Staying Cybersafe During The COVID-19 Pandemic: Part 2

Coronavirus-2While many of us around the globe are worried about catching this nasty virus, hackers are finding that this is a perfect time to unleash viruses of their own.  More than ever, more people are working from home and it is proving to be a great opportunity for hackers. In part 2, we look at the challenges faced by organizations utilizing a remote workforce.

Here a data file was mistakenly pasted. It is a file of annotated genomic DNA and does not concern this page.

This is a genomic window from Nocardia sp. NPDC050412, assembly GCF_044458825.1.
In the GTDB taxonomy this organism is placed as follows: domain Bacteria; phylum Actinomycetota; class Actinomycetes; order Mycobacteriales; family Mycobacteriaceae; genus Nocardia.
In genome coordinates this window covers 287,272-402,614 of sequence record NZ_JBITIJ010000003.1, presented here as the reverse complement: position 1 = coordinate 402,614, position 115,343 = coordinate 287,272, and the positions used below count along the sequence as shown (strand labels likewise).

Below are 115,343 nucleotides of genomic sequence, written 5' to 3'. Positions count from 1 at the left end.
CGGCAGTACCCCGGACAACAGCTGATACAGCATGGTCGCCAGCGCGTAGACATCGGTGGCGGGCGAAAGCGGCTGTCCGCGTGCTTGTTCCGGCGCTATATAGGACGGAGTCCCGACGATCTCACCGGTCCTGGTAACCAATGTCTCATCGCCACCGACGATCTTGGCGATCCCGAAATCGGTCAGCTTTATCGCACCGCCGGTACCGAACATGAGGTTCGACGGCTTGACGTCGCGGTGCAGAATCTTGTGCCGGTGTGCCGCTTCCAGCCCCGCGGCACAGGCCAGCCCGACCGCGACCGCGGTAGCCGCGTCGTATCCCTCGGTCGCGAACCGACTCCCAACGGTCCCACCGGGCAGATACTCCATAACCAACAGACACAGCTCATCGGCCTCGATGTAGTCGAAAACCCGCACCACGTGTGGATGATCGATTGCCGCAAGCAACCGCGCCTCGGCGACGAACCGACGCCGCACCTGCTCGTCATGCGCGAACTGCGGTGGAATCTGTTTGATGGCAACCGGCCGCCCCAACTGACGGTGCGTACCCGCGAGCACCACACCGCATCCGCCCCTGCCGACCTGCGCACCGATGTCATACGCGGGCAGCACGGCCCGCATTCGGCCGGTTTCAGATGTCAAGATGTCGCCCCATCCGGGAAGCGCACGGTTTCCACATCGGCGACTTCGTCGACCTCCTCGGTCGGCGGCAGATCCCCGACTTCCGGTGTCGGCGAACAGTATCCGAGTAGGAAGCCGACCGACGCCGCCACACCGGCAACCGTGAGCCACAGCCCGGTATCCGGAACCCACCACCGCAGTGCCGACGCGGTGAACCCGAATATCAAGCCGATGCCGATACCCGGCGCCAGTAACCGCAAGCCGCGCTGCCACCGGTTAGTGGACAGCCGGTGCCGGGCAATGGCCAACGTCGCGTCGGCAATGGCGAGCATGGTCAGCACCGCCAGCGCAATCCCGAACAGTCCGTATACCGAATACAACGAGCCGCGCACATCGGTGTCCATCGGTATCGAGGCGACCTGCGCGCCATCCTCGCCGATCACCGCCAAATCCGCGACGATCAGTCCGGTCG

Working from home opens up multiple attack vectors for cyber criminals. Some security challenges include unsecured data transmissions by people who aren’t using VPN software, weak enforcement of risk-mitigating behaviors, and physical and psychological stressors that compel employees to bypass controls for the sake of “getting things done.” To help lessen the risk to data privacy while working from home, it is wise that organizations have some sort of VPN (Virtual Private Network) in place.  VPNs use what is called a “tunnel” to encrypt data as it travels over the internet.  It can prevent hackers from seeing the data that is transmitted from home to work servers.  According to the SANS Institute, “A VPN is a fantastic way to help protect your online privacy. However, a VPN does nothing to secure your computer, devices, or online accounts.” Even better, creating a Zero Trust network may be even better.  A Zero Trust network is one where an organization’s network does not automatically trust anything inside or outside its perimeters. Instead, every type of access must be verified before being granted access to systems. According to CSO Online, “Zero Trust draws on technologies such as multifactor authentication, IAM, orchestration, analytics, encryption, scoring and file system permissions. Zero Trust also calls for governance policies such as giving users the least amount of access they need to accomplish a specific task.” Whether you choose VPN or Zero Trust, having up to date software and security patches is a must! Vulnerabilities to important systems must be patched in a timely manner.  Hackers are great at exploiting vulnerabilities that haven’t been patched. The need to “just get it done” can cause people to find security work arounds.  When dealing with remote staff, it is important that they know the organization’s security policy, and that they are constantly reminded of it.  In addition, IT and cyber security staff must ensure that remote employees are provided with the right tools for the job.  Otherwise, in the rush to “get it done” employees may share credentials, start file sharing in an insecure cloud environment, or use their personal email addresses as workarounds. It is important to ensure remote workers can do all their work at home as easily and securely as they do in the office. As it relates more specifically to remote work during COVID-19, policies should also be in place by organizations that do not allow a user’s family members to use “work tools.” This needs to cover both company-provided equipment as well as bring your own device organizations.  While it sounds like a no-brainer that children should not be using work laptops for homework or gaming, while stuck indoors during a pandemic with no school, a weary parent may give in to a child’s demands to use their work laptop.  Don’t do it! Don’t do it now, don’t do it ever! Children have a way of finding games or websites with all kinds of hidden malware. Uzado is here to help you implement any of the above during the pandemic. Contact us today!